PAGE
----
• Heävy Mëtal Ümlaut: Rrröööaaarrr, Dimension Hatröss and Morgöth Tales. The Hatröss also includes a song called "Chaosmöngers".
  • Intentionally Awkward Title: Rrröööaaarrr, Voivod's second album during their early Thrash days. If it weren't for the band's name, you might be tempted to think that this is a Gwar album judging it purely on its title. Not that they sound anything like Gwar, mind you, but the scary-looking sci-fi mask guy on the cover and the unpronouncable title might give you that impression.
  • Lead Bassist: Jean-Yves "Blacky" Thériault was a Type A, particularly on the earlier albums; his bass work was quite skillful and a very important part of the band's sound. Eric "E-Force" Forrest was a Type B. Jason Newsted is arguably a type C as he is probably the most famous person by far to ever have played in the band, even though his time in it isn't that well known.
  • Lead Drummer: Michel "Away" Langevin is the only person to participate in all versions of the band, does all of the artwork for their albums and is usually the one to speak up on matters regarding the band.
  • Lighter and Softer: Killing Technology to Rrröööaaarrr (very mildly) and more noticeably Dimension Hatröss to KT, which was also significantly lighter musically and featured less agressive vocals. Angel Rat was a brief venture into this as well.
  • Lyrical Cold Open: "Build Your Weapons" starts with Snake shouting the song's title, without any instrument backing.
  • New Sound Album: Frequently.
    • Killing Technology, though still very grimy and punk in its own right, featured much more technical playing than their first two albums did.
    • Dimension Hatröss retained the prior album's progressive influences and went even further, with less raw thrash energy. Reflecting this, Snake switched his vocal style to mostly clean singing, a change that has stuck on pretty much all of his material with the band since then.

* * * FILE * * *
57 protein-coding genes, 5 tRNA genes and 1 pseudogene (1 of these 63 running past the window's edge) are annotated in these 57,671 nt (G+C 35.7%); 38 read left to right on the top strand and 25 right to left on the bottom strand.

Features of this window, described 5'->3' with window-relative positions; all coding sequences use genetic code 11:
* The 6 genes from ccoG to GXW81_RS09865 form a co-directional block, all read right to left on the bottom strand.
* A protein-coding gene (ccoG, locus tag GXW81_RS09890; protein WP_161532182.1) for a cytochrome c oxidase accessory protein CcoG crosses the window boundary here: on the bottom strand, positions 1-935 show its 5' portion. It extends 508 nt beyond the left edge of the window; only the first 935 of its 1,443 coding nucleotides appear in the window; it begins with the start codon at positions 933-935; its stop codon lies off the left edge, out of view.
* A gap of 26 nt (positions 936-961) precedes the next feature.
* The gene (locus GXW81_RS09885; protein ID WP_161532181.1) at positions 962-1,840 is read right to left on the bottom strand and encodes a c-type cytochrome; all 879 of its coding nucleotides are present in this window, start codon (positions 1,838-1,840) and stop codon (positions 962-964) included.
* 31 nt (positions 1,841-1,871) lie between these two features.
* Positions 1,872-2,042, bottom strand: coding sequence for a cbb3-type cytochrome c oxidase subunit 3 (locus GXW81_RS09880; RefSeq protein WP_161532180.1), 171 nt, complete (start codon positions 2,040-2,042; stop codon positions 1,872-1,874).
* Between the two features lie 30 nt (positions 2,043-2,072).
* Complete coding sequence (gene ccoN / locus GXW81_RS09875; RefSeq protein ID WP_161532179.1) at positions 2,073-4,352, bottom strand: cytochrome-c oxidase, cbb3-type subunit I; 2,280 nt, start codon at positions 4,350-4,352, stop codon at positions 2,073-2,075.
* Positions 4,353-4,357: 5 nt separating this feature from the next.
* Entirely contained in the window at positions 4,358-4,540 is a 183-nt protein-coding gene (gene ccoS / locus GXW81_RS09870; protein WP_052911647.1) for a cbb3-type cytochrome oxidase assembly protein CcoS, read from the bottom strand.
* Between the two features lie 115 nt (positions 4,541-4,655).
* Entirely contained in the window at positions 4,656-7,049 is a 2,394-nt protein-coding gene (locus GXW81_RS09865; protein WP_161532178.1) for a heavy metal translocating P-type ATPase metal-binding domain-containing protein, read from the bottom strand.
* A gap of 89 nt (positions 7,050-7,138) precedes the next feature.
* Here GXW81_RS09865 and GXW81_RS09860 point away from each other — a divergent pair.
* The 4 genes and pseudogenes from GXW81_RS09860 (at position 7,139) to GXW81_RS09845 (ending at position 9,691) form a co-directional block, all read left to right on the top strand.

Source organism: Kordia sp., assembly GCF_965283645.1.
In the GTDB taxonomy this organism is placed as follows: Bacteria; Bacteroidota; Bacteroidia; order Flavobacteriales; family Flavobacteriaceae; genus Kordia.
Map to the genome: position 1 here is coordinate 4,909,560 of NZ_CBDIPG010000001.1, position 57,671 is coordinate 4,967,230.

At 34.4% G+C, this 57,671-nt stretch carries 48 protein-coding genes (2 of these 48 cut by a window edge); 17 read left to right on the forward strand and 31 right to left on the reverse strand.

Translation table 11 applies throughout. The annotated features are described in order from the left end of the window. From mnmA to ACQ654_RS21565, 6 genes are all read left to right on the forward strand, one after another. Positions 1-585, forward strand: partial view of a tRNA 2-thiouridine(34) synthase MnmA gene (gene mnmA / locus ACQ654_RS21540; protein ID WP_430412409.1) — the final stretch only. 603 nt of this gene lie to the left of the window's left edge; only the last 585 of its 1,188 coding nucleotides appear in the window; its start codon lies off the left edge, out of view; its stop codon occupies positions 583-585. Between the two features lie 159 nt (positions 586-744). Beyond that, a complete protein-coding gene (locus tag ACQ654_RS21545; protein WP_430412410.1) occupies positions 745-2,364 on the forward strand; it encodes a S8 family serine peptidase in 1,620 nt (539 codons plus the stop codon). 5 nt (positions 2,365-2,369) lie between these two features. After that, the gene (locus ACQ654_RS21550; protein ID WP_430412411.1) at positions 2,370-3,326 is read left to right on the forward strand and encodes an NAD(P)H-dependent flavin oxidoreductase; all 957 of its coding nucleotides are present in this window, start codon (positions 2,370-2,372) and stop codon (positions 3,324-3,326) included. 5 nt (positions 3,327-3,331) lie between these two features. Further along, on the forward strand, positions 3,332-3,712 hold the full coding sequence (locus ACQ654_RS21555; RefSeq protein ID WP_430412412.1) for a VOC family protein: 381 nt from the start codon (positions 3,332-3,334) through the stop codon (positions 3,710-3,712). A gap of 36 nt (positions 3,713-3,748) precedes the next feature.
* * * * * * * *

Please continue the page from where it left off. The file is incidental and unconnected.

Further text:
• Nothingface completed the band's transformation into a prog band, by this point having very little thrash influence altogether.
    • Angel Rat carried prominent influence from Psychedelic Rock and shifted towards a more alternative sound.
    • The Outer Limits is sort of a best-of-both-worlds of their late-eighties output and Angel Rat.
    • Negatron was the heaviest thing they had done in quite some time due to the major groove and industrial influence and E-Force bringing in the band's most aggressive vocals since at least Killing Technology.
    • Phobos was not as heavy as Negatron but was a bit more progressive than that record.
    • Voivod through Infini had a very noticeable Motörhead vibe to them.
    • Target Earth was just about an Old Sound Album, being the closest they've been to their late-eighties sound in over twenty years, and it was also the first album not to have any of Piggy's guitar playing. Since then they've seen little to no significant changes to their sound, largely sticking to refining what they did on this album.
  • Posthumous Collaboration: As mentioned above, Katorz and Infini, though released after his death, feature Piggy's guitar playing. The rest of the band performed songs centered around Piggy's guitar work.
  • Rearrange the Song: The band released Morgöth Tales in 2023, a 40th anniversary celebration album mostly consisting of re-recordings of their earlier material, all songs of which were at least 20 years old at the time the labum released.
  • Rock Trio: Only during the E-Force era.
  • Self-Titled Album: There was a self-titled song on War and Pain, and a proper s/t album released in 2003.
  • Spikes of Villainy: A staple of Away's artwork for the band, particularly during the early era.
  • Word Salad Lyrics: Their first two albums often got like this, perhaps due to Snake being a mostly French-speaking Canadian.